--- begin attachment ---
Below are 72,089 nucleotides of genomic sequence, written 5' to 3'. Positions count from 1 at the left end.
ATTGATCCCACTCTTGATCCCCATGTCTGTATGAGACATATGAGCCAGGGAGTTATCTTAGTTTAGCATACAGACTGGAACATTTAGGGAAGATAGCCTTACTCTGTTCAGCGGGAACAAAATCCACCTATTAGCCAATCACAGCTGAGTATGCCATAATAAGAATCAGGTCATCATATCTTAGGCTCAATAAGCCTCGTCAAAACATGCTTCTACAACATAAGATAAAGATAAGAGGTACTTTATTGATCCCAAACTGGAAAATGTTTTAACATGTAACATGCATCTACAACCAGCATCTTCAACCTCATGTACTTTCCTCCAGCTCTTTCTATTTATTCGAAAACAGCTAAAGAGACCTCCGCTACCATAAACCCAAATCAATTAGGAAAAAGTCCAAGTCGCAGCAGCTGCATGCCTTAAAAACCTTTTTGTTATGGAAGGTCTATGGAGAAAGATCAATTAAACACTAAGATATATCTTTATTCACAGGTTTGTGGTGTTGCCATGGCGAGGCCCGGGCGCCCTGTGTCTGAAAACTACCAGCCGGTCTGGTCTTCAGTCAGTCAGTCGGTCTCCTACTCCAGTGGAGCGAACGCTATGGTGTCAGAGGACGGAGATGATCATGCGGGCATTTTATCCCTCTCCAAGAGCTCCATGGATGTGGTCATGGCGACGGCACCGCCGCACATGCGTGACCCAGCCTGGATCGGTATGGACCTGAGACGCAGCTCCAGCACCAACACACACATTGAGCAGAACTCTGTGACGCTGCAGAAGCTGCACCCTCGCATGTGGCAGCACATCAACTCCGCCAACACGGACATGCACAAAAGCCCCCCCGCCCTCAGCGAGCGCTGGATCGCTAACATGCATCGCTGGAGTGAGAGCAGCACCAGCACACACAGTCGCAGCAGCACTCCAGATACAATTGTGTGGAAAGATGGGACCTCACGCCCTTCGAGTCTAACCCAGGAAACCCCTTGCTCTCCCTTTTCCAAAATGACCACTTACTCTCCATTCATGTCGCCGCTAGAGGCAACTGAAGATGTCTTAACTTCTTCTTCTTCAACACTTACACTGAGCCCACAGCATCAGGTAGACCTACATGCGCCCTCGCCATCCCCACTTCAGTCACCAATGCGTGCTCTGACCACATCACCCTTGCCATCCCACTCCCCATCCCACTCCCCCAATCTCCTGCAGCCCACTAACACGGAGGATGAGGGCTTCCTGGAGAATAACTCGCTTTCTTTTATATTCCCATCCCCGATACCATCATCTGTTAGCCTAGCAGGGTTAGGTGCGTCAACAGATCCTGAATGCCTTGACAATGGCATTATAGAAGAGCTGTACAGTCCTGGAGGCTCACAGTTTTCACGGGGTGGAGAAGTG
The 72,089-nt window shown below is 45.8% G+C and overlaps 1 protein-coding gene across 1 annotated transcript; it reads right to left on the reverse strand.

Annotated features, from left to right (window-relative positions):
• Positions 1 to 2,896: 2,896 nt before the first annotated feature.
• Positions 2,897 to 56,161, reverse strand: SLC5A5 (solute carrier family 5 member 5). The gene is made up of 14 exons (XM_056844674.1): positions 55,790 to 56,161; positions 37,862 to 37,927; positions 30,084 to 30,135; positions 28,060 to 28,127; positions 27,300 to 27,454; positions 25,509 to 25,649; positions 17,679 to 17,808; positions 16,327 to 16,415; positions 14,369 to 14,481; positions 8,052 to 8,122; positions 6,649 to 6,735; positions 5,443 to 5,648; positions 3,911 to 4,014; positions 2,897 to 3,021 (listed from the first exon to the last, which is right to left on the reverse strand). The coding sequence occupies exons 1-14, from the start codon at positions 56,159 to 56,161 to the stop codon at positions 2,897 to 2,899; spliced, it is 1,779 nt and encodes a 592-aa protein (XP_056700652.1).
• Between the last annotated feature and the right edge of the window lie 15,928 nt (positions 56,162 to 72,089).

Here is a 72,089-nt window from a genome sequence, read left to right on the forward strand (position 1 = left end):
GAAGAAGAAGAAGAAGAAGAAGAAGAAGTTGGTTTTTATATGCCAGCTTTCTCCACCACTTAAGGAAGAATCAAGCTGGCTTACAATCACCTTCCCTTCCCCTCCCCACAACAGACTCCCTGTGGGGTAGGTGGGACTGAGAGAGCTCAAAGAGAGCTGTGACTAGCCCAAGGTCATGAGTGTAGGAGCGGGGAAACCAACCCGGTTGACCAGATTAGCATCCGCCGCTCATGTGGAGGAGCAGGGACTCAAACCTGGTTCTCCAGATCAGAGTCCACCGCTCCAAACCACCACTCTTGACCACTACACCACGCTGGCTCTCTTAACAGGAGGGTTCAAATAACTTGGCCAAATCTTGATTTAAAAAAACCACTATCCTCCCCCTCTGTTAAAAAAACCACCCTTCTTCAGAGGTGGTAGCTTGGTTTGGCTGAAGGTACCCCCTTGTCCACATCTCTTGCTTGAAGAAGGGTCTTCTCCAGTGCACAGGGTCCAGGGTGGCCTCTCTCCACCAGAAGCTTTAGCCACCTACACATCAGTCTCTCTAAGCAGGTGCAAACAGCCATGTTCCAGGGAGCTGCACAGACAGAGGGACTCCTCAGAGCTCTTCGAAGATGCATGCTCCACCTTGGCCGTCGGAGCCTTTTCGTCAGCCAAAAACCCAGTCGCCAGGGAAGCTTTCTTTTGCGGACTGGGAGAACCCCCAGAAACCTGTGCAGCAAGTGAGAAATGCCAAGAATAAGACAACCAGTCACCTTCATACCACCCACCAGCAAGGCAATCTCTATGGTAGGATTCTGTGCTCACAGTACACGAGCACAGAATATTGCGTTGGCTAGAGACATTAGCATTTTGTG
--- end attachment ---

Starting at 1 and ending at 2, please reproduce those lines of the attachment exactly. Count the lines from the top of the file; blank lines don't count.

Below are 72,089 nucleotides of genomic sequence, written 5' to 3'. Positions count from 1 at the left end.
ATTGATCCCACTCTTGATCCCCATGTCTGTATGAGACATATGAGCCAGGGAGTTATCTTAGTTTAGCATACAGACTGGAACATTTAGGGAAGATAGCCTTACTCTGTTCAGCGGGAACAAAATCCACCTATTAGCCAATCACAGCTGAGTATGCCATAATAAGAATCAGGTCATCATATCTTAGGCTCAATAAGCCTCGTCAAAACATGCTTCTACAACATAAGATAAAGATAAGAGGTACTTTATTGATCCCAAACTGGAAAATGTTTTAACATGTAACATGCATCTACAACCAGCATCTTCAACCTCATGTACTTTCCTCCAGCTCTTTCTATTTATTCGAAAACAGCTAAAGAGACCTCCGCTACCATAAACCCAAATCAATTAGGAAAAAGTCCAAGTCGCAGCAGCTGCATGCCTTAAAAACCTTTTTGTTATGGAAGGTCTATGGAGAAAGATCAATTAAACACTAAGATATATCTTTATTCACAGGTTTGTGGTGTTGCCATGGCGAGGCCCGGGCGCCCTGTGTCTGAAAACTACCAGCCGGTCTGGTCTTCAGTCAGTCAGTCGGTCTCCTACTCCAGTGGAGCGAACGCTATGGTGTCAGAGGACGGAGATGATCATGCGGGCATTTTATCCCTCTCCAAGAGCTCCATGGATGTGGTCATGGCGACGGCACCGCCGCACATGCGTGACCCAGCCTGGATCGGTATGGACCTGAGACGCAGCTCCAGCACCAACACACACATTGAGCAGAACTCTGTGACGCTGCAGAAGCTGCACCCTCGCATGTGGCAGCACATCAACTCCGCCAACACGGACATGCACAAAAGCCCCCCCGCCCTCAGCGAGCGCTGGATCGCTAACATGCATCGCTGGAGTGAGAGCAGCACCAGCACACACAGTCGCAGCAGCACTCCAGATACAATTGTGTGGAAAGATGGGACCTCACGCCCTTCGAGTCTAACCCAGGAAACCCCTTGCTCTCCCTTTTCCAAAATGACCACTTACTCTCCATTCATGTCGCCGCTAGAGGCAACTGAAGATGTCTTAACTTCTTCTTCTTCAACACTTACACTGAGCCCACAGCATCAGGTAGACCTACATGCGCCCTCGCCATCCCCACTTCAGTCACCAATGCGTGCTCTGACCACATCACCCTTGCCATCCCACTCCCCATCCCACTCCCCCAATCTCCTGCAGCCCACTAACACGGAGGATGAGGGCTTCCTGGAGAATAACTCGCTTTCTTTTATATTCCCATCCCCGATACCATCATCTGTTAGCCTAGCAGGGTTAGGTGCGTCAACAGATCCTGAATGCCTTGACAATGGCATTATAGAAGAGCTGTACAGTCCTGGAGGCTCACAGTTTTCACGGGGTGGAGAAGTG